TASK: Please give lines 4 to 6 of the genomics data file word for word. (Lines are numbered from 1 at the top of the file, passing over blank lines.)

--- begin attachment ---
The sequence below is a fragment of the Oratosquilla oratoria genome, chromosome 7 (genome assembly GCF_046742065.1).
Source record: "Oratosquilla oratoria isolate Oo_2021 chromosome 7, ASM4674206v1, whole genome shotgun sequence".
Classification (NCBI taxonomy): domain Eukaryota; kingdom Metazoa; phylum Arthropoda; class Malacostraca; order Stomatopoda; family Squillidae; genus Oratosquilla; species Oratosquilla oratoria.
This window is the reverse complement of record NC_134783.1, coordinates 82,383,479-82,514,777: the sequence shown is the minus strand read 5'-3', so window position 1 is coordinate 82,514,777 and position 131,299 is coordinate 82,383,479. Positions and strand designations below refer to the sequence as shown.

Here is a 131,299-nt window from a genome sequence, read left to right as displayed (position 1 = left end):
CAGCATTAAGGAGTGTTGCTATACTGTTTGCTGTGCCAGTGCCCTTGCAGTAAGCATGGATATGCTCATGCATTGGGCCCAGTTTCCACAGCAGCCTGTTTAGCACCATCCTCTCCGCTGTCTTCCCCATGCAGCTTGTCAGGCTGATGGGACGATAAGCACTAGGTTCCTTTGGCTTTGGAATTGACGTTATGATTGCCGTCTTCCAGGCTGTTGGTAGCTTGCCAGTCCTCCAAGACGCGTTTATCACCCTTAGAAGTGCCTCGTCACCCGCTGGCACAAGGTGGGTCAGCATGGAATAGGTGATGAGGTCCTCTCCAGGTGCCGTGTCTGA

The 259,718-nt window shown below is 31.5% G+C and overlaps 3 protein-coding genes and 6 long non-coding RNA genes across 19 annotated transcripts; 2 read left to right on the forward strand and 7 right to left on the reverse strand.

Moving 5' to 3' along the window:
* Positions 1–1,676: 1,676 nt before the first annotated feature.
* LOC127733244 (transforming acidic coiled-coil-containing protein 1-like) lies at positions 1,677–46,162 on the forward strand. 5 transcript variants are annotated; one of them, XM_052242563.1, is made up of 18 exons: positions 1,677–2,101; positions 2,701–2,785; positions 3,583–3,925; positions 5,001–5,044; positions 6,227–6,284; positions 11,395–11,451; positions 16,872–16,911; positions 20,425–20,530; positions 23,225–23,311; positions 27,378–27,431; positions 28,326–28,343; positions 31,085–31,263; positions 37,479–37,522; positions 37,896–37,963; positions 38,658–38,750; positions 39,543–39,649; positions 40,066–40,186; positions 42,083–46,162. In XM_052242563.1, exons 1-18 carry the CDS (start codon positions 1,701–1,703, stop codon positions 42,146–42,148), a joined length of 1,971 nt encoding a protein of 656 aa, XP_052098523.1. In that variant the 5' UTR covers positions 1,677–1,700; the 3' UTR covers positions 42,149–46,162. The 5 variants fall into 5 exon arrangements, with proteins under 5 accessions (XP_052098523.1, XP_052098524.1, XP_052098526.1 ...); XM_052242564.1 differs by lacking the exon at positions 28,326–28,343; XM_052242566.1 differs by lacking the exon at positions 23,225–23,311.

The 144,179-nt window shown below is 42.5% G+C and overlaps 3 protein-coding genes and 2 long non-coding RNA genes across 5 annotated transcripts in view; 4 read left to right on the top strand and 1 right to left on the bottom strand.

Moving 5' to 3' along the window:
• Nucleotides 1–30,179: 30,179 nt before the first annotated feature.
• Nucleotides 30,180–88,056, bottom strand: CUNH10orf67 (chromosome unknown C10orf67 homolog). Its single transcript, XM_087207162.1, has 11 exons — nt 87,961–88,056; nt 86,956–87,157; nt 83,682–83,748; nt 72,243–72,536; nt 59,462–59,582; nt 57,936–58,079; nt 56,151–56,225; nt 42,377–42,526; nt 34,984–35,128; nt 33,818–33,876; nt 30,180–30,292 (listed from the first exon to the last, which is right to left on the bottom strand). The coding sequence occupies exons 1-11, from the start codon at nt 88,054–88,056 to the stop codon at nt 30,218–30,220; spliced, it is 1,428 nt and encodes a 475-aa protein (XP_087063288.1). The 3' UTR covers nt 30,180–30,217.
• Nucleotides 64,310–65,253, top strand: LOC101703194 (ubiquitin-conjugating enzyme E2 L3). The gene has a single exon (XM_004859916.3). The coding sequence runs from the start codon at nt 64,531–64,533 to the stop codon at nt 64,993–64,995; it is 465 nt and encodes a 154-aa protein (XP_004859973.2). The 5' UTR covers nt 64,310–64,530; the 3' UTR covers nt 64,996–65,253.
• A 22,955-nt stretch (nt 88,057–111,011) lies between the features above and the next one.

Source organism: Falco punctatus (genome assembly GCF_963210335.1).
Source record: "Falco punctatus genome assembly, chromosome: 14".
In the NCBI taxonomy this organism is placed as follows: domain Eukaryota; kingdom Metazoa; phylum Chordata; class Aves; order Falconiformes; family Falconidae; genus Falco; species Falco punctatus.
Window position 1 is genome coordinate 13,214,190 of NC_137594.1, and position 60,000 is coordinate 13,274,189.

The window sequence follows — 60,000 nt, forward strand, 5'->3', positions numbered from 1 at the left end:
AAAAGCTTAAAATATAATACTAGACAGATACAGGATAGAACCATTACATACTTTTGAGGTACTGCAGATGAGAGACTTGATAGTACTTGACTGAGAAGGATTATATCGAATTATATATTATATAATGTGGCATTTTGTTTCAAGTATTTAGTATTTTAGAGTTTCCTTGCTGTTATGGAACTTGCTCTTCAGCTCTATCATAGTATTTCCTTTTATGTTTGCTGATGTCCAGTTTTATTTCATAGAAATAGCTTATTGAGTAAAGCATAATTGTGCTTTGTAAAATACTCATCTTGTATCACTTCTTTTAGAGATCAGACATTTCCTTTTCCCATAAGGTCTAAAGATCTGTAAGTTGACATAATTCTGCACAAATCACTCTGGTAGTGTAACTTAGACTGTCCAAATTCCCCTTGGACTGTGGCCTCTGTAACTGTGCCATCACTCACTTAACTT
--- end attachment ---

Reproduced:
This window is the reverse complement of record NC_134783.1, coordinates 82,383,479-82,514,777: the sequence shown is the minus strand read 5'-3', so window position 1 is coordinate 82,514,777 and position 131,299 is coordinate 82,383,479. Positions and strand designations below refer to the sequence as shown.

Here is a 131,299-nt window from a genome sequence, read left to right as displayed (position 1 = left end):
CAGCATTAAGGAGTGTTGCTATACTGTTTGCTGTGCCAGTGCCCTTGCAGTAAGCATGGATATGCTCATGCATTGGGCCCAGTTTCCACAGCAGCCTGTTTAGCACCATCCTCTCCGCTGTCTTCCCCATGCAGCTTGTCAGGCTGATGGGACGATAAGCACTAGGTTCCTTTGGCTTTGGAATTGACGTTATGATTGCCGTCTTCCAGGCTGTTGGTAGCTTGCCAGTCCTCCAAGACGCGTTTATCACCCTTAGAAGTGCCTCGTCACCCGCTGGCACAAGGTGGGTCAGCATGGAATAGGTGATGAGGTCCTCTCCAGGTGCCGTGTCTGA